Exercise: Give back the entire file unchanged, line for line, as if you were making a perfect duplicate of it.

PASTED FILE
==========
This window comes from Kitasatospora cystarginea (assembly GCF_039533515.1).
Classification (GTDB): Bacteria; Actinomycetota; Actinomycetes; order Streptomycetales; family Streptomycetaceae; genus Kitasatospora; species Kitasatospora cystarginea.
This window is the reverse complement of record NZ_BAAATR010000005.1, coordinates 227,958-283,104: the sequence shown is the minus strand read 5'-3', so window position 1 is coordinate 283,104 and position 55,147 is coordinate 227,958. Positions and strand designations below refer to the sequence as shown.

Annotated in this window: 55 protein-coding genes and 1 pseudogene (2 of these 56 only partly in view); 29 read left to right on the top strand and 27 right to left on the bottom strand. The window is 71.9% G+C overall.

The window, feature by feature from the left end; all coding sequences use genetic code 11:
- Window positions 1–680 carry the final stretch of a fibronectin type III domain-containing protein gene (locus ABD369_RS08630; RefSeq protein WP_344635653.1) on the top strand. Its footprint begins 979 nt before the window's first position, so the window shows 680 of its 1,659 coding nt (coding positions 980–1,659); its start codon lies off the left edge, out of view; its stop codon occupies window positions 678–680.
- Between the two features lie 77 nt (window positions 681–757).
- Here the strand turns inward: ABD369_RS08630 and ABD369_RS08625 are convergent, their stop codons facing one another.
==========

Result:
This window comes from Kitasatospora cystarginea (assembly GCF_039533515.1).
Classification (GTDB): Bacteria; Actinomycetota; Actinomycetes; order Streptomycetales; family Streptomycetaceae; genus Kitasatospora; species Kitasatospora cystarginea.
This window is the reverse complement of record NZ_BAAATR010000005.1, coordinates 227,958-283,104: the sequence shown is the minus strand read 5'-3', so window position 1 is coordinate 283,104 and position 55,147 is coordinate 227,958. Positions and strand designations below refer to the sequence as shown.

Annotated in this window: 55 protein-coding genes and 1 pseudogene (2 of these 56 only partly in view); 29 read left to right on the top strand and 27 right to left on the bottom strand. The window is 71.9% G+C overall.

The window, feature by feature from the left end; all coding sequences use genetic code 11:
- Window positions 1–680 carry the final stretch of a fibronectin type III domain-containing protein gene (locus ABD369_RS08630; RefSeq protein WP_344635653.1) on the top strand. Its footprint begins 979 nt before the window's first position, so the window shows 680 of its 1,659 coding nt (coding positions 980–1,659); its start codon lies off the left edge, out of view; its stop codon occupies window positions 678–680.
- Between the two features lie 77 nt (window positions 681–757).
- Here the strand turns inward: ABD369_RS08630 and ABD369_RS08625 are convergent, their stop codons facing one another.